Anyway, that’s not all  that has been happening off-blog.  My daughter visited and taught me a trick my mother never shared with me:  When your cuppa coffee or tea is too hot, make it cool faster by inserting a metal eating utensil in it to draw off the heat.  The only thing I can remember her teaching me (other than to be nice) was when at a traffic light and needing to turn left, pull out into the intersection a little bit so you can make it when the light begins to change.

And oh yes–my “helper” quit me because her schooling was getting too hard.  So, cast on my own I am succeeding by  doing one chore a day (plus cooking and/or eating goulash and taking my medicine):  one of the weekdays is for showering.  Organizing my papers is out of the question.

My daughter came up from Atlanta to testify before a hearing with lawmakers (and breakers) at the State House in Columbus.  It was about the state wanting to close all longterm care facilities for the neediest disabled individuals.  (I went with her a couple of years ago and when it came time to speak I was sitting in a stall undergoing “an intestinal upset.”)  My youngest daughter needs to continue her residence at the long term facility in Gallipolis.  Since I have no car anymore, my oldest daughter and I were able to visit her, an hours’ drive away.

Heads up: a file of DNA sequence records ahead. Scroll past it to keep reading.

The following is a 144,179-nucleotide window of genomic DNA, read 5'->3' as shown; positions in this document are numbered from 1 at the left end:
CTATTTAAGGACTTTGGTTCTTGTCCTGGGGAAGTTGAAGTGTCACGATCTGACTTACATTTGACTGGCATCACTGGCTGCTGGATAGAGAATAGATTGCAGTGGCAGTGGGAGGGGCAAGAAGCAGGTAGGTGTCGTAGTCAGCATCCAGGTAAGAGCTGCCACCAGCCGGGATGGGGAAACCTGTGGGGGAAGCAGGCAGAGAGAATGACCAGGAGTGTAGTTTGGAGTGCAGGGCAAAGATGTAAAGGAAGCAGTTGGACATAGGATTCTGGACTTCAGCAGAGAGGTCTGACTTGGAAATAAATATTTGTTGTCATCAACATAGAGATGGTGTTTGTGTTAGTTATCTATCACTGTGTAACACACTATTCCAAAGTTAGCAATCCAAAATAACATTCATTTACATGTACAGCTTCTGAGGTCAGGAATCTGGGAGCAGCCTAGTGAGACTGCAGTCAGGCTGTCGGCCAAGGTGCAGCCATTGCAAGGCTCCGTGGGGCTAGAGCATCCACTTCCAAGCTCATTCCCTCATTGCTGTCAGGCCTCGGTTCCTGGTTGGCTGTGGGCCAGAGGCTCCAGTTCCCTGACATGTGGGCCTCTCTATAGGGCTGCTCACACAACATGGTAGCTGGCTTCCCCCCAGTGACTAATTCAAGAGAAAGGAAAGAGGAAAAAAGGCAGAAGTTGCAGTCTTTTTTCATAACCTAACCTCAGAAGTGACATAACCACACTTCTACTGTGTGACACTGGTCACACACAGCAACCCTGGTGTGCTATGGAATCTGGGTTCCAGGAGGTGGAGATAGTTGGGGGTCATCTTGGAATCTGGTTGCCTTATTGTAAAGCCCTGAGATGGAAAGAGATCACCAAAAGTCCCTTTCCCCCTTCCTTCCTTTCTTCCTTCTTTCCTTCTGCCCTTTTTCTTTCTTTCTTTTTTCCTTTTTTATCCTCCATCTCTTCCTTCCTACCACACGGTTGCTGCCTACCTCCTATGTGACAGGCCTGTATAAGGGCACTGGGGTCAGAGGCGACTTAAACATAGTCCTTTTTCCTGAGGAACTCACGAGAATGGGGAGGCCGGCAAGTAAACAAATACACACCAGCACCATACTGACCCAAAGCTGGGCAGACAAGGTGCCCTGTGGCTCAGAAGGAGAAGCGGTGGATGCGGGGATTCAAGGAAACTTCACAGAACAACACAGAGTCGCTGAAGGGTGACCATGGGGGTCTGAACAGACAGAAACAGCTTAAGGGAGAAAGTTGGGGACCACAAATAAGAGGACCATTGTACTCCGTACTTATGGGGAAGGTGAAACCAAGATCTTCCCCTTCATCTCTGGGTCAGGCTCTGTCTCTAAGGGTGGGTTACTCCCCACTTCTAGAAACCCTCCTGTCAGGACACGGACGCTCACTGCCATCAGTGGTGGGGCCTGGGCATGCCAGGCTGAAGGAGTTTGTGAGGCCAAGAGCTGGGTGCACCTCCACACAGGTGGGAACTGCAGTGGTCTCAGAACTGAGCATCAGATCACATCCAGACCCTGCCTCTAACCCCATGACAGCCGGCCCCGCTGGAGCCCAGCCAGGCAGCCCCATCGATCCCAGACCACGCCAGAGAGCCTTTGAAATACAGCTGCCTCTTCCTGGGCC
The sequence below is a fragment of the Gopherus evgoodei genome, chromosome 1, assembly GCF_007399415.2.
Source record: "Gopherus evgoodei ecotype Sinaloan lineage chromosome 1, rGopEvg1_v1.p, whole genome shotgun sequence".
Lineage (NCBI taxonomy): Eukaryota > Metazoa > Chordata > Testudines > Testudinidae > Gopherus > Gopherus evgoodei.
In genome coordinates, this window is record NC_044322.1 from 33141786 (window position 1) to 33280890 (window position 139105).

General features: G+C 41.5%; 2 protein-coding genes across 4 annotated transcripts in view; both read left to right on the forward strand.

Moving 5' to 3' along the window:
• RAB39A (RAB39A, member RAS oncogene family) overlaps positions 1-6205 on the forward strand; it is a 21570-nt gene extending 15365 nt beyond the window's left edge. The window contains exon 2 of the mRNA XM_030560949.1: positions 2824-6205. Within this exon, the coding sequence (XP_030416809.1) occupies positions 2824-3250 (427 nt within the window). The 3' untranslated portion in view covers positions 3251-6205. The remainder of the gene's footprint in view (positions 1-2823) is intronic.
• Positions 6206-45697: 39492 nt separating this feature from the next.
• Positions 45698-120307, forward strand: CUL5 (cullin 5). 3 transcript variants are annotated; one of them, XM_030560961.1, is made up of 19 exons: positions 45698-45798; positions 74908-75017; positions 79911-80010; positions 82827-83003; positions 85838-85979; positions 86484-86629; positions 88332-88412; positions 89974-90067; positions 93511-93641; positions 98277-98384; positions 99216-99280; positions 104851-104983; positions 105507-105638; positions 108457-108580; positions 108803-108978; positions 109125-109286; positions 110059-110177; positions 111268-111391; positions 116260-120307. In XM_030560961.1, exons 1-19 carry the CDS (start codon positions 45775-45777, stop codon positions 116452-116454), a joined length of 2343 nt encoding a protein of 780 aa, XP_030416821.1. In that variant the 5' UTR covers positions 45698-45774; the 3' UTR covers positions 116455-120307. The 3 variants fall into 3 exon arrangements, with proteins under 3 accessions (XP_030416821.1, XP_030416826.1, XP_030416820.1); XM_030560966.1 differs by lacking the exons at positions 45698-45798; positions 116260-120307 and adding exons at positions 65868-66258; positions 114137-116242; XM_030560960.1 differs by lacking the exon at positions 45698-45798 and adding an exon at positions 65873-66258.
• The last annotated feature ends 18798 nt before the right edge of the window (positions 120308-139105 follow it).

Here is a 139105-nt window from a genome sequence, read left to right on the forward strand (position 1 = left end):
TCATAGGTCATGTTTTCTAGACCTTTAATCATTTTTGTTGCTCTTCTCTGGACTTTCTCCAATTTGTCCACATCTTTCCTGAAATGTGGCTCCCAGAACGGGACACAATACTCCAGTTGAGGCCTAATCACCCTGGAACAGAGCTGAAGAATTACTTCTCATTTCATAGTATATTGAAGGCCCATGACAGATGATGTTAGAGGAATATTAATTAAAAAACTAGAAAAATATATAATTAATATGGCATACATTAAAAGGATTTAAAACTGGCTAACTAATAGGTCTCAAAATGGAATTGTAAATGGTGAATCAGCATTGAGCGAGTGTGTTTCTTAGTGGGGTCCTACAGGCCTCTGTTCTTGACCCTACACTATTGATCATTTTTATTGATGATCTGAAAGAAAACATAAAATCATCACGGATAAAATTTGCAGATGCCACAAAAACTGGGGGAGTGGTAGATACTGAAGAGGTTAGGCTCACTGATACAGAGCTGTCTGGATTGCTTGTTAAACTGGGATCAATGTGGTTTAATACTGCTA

You may have guessed that I live alone–and talk/write too much when I have an audience.  So, back to the blog:  I do complain, but  NO LONGER about the election,  I still fret about corporations buying elections, climate change and technology replacing workers. I just came across a quote of the richest man alive, maybe, who plans to start charging  $7.99 a month in order that users of his newly purchased Twitter can have a blue check mark by their Twitter name, to assure their authenticity.  He  is quoted by Time as saying “It creates a lord and peasants system.”

The November 21-28 issue of Time magazine features almost one hundred new innovations (and mentions a hundred more).  I may be old and sensitive, but as stated earlier I have misgivings about the mass move to high tech, especially when reading about a “Mini Nuclear Reactor,” the first of which could be running by 2029 in Idaho.  Each such reactor could power 60,000 homes.

It seems the push to offset the climate crisis is being fought more fervently by others than the giant coal and oil producers?


Published November 12, 2022 by Nan Mykel




I have no nickel

I have no dime

All I have

is too much time.


Well shut my mouth

and call me crazy

I could be pushing

up a daisy,


Not hiding from a bug

I cannot see–

Teeny tiny him and

big fat me.



dirty trick

lets mutants make

thousands sick.


Feasting on innards

they replicate

draining life from

the most delicate.


If praying helps you

please give it a try.

NOW, not in some

sweet bye and bye.



Stream of Consciousness

Published November 11, 2022 by Nan Mykel


Floating down a sluggish stream

under bed covers. It’s night and

Trail Mix tempts. Kersplash, a fish.

A whipporwill’s call. Can’t share

Trail Mix with a dream bird.

Comfy, moored in the here and now

like it or not. Like it.

Here it all makes sense.



Don’t say why, say how.

Why pre-supposes an

unattainable degree

of reason, as in Truth.

Happiness happened

in graduate school with

wonder and growing edges.

How to grow more before

I stop dead?  How?

And why?